GV432 Half Unit
Government and Politics in China
This information is for the 2013/14 session.
Dr Chun Lin CON3.10
This course is available on the MSc in China in Comparative Perspective, MSc in Comparative Politics, MSc in Conflict Studies, MSc in Global Politics and MSc in Global Politics (Global Civil Society). This course is available with permission as an outside option to students on other programmes where regulations permit.
This course is capped at two groups. The deadline for receipt of applications is Friday 11 October 2013.
Historical and global conditions and present contradictions of economic, social and political transformations in the People's Republic of China; their rival explanations and interpretations.
Often in comparison with other post-communist transitions, other Asian developmental states and other developing countries, discussions of China cover the following topics: its historical and trajectory and international contexts; geopolitics and political demography; central and local state power and central-local relations; bureaucracy as tradition and as invention; social structure and organisation, class, ethnic, and gender dimensions of citizenship; ideology, culture, democracy and legitimacy; nationalism, ethnic nationalism and quasi-federalism, the Taiwan question; political economy and market liberalisation; globalisation, political autonomy and modernity.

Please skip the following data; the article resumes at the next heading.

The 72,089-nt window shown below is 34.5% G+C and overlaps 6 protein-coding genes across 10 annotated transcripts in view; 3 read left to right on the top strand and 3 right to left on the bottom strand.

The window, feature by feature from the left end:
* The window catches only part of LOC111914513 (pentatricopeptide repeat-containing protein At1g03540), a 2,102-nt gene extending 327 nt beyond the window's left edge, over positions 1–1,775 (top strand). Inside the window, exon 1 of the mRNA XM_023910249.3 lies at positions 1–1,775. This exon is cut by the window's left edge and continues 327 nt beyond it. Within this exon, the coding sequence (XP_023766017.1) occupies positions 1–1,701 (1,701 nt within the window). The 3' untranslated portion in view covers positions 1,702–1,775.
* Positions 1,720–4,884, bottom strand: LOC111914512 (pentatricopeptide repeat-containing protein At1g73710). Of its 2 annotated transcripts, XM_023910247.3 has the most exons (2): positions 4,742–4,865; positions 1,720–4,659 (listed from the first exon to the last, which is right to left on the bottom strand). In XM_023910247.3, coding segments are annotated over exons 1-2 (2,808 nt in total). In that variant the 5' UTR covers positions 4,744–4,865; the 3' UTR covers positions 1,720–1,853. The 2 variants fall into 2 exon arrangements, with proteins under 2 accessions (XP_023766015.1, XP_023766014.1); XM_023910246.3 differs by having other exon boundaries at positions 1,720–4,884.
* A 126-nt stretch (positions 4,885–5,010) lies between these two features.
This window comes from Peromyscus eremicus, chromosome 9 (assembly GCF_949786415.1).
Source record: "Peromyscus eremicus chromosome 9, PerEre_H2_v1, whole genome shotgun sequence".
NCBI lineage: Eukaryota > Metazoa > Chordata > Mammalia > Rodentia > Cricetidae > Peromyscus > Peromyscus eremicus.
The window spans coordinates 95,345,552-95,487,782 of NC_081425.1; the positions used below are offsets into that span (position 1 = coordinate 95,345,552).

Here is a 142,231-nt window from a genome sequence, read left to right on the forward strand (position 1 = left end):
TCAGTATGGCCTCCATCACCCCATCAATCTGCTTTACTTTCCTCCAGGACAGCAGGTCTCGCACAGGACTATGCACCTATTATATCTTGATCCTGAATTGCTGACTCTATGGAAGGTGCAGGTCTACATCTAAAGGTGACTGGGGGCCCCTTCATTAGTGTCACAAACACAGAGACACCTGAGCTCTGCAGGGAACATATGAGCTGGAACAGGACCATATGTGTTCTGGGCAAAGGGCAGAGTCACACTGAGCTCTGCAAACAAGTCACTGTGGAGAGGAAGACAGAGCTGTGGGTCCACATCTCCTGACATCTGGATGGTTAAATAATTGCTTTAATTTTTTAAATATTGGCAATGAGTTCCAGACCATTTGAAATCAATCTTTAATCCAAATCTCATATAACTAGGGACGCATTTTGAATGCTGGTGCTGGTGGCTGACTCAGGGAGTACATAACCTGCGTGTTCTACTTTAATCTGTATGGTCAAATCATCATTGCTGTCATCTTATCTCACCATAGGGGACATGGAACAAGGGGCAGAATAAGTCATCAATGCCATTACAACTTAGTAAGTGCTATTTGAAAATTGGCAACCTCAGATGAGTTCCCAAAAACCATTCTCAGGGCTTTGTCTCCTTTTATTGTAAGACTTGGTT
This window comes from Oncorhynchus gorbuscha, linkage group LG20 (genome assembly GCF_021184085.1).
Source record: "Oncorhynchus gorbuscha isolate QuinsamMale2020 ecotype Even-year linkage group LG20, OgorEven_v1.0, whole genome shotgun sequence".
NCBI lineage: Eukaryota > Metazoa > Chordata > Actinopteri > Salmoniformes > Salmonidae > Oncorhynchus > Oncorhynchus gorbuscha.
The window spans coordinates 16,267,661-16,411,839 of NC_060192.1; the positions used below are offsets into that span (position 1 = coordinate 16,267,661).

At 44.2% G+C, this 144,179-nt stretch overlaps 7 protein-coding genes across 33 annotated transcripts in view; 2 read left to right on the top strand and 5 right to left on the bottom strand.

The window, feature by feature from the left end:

10 hours of seminars in the MT. 2 hours of seminars in the ST.
Students are required to give at least one seminar presentation, and to write one 1,500 word essay, due in week 7 of the MT.
M Meisner, The Deng Xiaoping Era (1996); B Womack, Contemporary Chinese Politics in Historical Perspective (1999); P Nolan, China's Rise, Russia's Fall (1995); C Bramall, Chinese Economic Development (2008); C Hughes, Chinese Nationalism in a Global Era (2006); D Shambaugh, China's Communist Party (2008); C K Lee, Against the Law (2007); S Heilman & E Perry (eds), Mao's Invisible Hand (2011); M Leonard (ed), China 3.0 (2012).
Essay (100%, 4000 words) in the ST.
Total students 2012/13: 44
Average class size 2012/13: 15
Value: Half Unit
Personal development skills
- Specialist skills